TechAncient "treasure map". It was created 4,000 years ago

Ancient "treasure map". It was created 4,000 years ago

A bronze age plate with a "treasure map".
A bronze age plate with a "treasure map".
Images source: © Wikimedia Commons | Paul du Châtellier
ed. NGA

10:04 AM EDT, October 18, 2023, updated: 10:42 AM EDT, October 18, 2023

A rock from the Bronze Age turns out to be a "treasure map"– we read on the portal IFL Science. Scientists from France are examining a slab known as Saint-Bélec, which was discovered in 1900, then disappeared for over 100 years, it was found again in 2014.

A rock found at a prehistoric site in Finistère is characterized by the presence of extraordinary engravings, which have aroused the interest of archaeologists from the beginning. Scientists claim that the markings on the rock show an 80 percent similarity to the area around an 18-mile stretch of the Odet river.

A bronze age tablet. This is the oldest three-dimensional map of Europe

IFL Science reminds us that a rock discovered over 100 years ago was recognized in 2021 as the oldest three-dimensional map of Europe. For the past two years, scientists have been conducting research that will assist in locating other sites and monuments represented on the ancient map.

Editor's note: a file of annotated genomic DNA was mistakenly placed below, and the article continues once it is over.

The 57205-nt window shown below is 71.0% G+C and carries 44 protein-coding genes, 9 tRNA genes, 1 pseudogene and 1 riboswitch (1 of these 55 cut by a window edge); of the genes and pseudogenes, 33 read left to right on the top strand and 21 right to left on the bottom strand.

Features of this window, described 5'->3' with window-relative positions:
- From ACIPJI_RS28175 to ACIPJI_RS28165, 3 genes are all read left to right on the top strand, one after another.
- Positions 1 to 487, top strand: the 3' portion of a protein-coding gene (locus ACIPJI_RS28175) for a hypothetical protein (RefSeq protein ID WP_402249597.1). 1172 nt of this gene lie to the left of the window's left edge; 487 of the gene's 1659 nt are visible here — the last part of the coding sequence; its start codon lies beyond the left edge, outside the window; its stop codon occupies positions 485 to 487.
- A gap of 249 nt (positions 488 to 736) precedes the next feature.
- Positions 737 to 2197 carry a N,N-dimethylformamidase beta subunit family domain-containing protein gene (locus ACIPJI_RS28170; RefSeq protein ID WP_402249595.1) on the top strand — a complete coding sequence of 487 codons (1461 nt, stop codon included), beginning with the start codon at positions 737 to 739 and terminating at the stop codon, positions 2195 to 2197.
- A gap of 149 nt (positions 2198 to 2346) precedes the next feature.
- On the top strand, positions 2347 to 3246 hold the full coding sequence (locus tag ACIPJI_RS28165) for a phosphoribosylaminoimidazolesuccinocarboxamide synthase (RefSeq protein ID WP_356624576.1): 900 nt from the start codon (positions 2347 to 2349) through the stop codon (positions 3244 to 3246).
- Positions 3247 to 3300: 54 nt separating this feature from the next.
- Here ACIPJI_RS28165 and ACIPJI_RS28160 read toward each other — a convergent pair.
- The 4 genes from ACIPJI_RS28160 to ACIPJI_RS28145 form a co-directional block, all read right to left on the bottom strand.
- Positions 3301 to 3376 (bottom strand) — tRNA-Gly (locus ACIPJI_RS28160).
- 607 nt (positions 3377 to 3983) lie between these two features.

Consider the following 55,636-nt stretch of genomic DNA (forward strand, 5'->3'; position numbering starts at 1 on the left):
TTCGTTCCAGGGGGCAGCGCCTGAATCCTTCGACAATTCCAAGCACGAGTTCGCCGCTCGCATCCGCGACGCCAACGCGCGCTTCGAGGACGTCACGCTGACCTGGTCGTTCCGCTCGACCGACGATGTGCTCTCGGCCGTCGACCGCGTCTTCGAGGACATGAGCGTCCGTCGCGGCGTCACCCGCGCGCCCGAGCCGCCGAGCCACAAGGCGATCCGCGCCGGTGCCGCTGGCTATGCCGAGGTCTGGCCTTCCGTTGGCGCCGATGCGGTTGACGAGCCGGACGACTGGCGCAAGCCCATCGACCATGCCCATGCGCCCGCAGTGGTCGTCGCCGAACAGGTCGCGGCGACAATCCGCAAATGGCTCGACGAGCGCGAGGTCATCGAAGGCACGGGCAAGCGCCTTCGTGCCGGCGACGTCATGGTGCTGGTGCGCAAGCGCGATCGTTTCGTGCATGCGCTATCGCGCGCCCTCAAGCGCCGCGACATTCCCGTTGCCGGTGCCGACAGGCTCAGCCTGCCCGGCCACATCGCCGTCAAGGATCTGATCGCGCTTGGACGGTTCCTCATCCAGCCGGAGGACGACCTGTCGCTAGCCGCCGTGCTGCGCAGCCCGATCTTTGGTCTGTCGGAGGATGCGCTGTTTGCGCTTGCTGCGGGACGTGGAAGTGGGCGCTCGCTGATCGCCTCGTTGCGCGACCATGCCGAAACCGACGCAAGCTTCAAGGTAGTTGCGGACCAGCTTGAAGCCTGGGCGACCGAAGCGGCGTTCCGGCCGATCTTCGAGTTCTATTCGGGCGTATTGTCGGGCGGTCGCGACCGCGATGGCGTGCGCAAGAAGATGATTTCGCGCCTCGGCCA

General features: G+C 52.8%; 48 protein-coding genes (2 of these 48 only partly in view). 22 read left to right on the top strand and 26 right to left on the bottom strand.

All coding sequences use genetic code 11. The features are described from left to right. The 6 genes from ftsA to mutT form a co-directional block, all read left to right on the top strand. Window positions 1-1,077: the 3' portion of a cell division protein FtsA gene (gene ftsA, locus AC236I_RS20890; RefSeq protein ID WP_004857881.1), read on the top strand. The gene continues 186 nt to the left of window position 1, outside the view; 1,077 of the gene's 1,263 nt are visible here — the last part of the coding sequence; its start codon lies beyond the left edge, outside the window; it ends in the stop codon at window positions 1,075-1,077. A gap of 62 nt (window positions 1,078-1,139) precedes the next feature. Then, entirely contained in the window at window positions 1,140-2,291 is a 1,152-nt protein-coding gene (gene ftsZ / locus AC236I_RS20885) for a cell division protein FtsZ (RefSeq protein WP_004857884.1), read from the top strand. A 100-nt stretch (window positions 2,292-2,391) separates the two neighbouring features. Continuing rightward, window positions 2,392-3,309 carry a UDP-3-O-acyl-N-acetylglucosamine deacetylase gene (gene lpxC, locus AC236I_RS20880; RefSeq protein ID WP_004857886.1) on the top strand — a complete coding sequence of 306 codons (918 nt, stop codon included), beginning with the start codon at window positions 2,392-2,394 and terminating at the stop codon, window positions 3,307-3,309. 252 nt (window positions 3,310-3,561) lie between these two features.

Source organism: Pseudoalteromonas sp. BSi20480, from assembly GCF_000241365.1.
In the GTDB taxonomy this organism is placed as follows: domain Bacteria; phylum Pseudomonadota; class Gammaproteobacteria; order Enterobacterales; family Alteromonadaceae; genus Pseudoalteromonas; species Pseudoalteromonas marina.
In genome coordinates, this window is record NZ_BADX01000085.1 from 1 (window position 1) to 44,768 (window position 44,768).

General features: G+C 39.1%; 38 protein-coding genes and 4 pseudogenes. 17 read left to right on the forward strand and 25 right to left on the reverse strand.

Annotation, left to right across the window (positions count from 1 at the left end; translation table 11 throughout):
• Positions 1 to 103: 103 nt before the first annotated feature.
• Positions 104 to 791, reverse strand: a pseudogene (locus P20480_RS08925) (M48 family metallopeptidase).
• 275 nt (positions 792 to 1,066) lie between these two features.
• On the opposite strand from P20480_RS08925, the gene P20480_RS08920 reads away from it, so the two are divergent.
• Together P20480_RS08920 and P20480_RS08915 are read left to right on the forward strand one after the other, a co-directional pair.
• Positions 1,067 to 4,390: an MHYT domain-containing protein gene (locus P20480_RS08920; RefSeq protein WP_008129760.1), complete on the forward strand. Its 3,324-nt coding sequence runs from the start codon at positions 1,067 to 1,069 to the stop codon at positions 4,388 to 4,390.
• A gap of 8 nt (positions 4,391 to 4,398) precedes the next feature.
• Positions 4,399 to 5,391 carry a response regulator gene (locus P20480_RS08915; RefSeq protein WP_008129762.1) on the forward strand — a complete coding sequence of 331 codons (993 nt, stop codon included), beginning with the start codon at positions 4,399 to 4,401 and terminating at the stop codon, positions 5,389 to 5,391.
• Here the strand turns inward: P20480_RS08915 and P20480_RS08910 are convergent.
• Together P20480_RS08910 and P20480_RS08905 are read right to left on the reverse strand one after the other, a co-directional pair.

"Using a map to search for archaeological sites is a great approach. We never work in this way." - explained Yvan Pailler, a professor from the University of Western Brittany.

Today, archaeologists work based on modern radar equipment and aerial photos. These are the main methods that allow the discovery of interesting places including in cities. The Saint-Bélec slab, however, presents a completely different approach, as it enables the search for places significant to science on engravings situated on the rock.

"It's a treasure map," claims Pailler.

The Paillera team plans to search for treasures from an ancient rock in the near future. However, archaeologists realize that examining the territory from Saint-Bélec with specific markings on the plate could take even 15 years.

The slab contains a number of engraved symbols that, years ago, made no sense to scientists when first discovered. However, with time, archaeologists have recognized the potential of the find and matched the elevations and lines to rivers in the Brittany region (approx. 311 miles from Paris).

It's worth emphasizing that the slab is smaller than it was when it was created. According to Paillier, many fragments of rock could have ended up in tombs as wall fragments. Finding the missing pieces is almost impossible today and archaeologists have to use an incomplete "treasure map".

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